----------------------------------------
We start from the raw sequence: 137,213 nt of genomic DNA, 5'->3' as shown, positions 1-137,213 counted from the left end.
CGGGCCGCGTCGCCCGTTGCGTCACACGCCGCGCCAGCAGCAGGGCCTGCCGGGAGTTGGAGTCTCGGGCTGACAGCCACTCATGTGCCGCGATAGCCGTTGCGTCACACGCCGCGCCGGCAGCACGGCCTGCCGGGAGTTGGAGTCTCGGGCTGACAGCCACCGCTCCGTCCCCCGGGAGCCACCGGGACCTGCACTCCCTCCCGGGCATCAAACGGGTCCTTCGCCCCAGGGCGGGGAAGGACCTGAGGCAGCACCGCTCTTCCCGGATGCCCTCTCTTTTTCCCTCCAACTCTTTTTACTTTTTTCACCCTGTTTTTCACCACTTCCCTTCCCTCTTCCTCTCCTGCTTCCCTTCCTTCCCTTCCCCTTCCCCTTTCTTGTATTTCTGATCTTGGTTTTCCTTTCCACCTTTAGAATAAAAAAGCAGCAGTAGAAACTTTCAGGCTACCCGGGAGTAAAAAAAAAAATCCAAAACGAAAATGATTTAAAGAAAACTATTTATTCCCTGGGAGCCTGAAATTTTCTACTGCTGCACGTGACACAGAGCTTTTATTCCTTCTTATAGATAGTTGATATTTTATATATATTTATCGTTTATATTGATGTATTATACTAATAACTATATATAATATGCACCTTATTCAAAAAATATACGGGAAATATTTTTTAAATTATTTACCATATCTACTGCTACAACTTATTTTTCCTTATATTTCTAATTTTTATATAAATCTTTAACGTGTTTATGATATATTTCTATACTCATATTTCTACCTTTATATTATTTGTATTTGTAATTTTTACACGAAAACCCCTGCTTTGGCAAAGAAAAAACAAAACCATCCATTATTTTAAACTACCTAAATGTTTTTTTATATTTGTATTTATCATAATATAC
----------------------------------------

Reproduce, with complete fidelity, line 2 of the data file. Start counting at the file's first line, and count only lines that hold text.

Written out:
CGGGCCGCGTCGCCCGTTGCGTCACACGCCGCGCCAGCAGCAGGGCCTGCCGGGAGTTGGAGTCTCGGGCTGACAGCCACTCATGTGCCGCGATAGCCGTTGCGTCACACGCCGCGCCGGCAGCACGGCCTGCCGGGAGTTGGAGTCTCGGGCTGACAGCCACCGCTCCGTCCCCCGGGAGCCACCGGGACCTGCACTCCCTCCCGGGCATCAAACGGGTCCTTCGCCCCAGGGCGGGGAAGGACCTGAGGCAGCACCGCTCTTCCCGGATGCCCTCTCTTTTTCCCTCCAACTCTTTTTACTTTTTTCACCCTGTTTTTCACCACTTCCCTTCCCTCTTCCTCTCCTGCTTCCCTTCCTTCCCTTCCCCTTCCCCTTTCTTGTATTTCTGATCTTGGTTTTCCTTTCCACCTTTAGAATAAAAAAGCAGCAGTAGAAACTTTCAGGCTACCCGGGAGTAAAAAAAAAAATCCAAAACGAAAATGATTTAAAGAAAACTATTTATTCCCTGGGAGCCTGAAATTTTCTACTGCTGCACGTGACACAGAGCTTTTATTCCTTCTTATAGATAGTTGATATTTTATATATATTTATCGTTTATATTGATGTATTATACTAATAACTATATATAATATGCACCTTATTCAAAAAATATACGGGAAATATTTTTTAAATTATTTACCATATCTACTGCTACAACTTATTTTTCCTTATATTTCTAATTTTTATATAAATCTTTAACGTGTTTATGATATATTTCTATACTCATATTTCTACCTTTATATTATTTGTATTTGTAATTTTTACACGAAAACCCCTGCTTTGGCAAAGAAAAAACAAAACCATCCATTATTTTAAACTACCTAAATGTTTTTTTATATTTGTATTTATCATAATATAC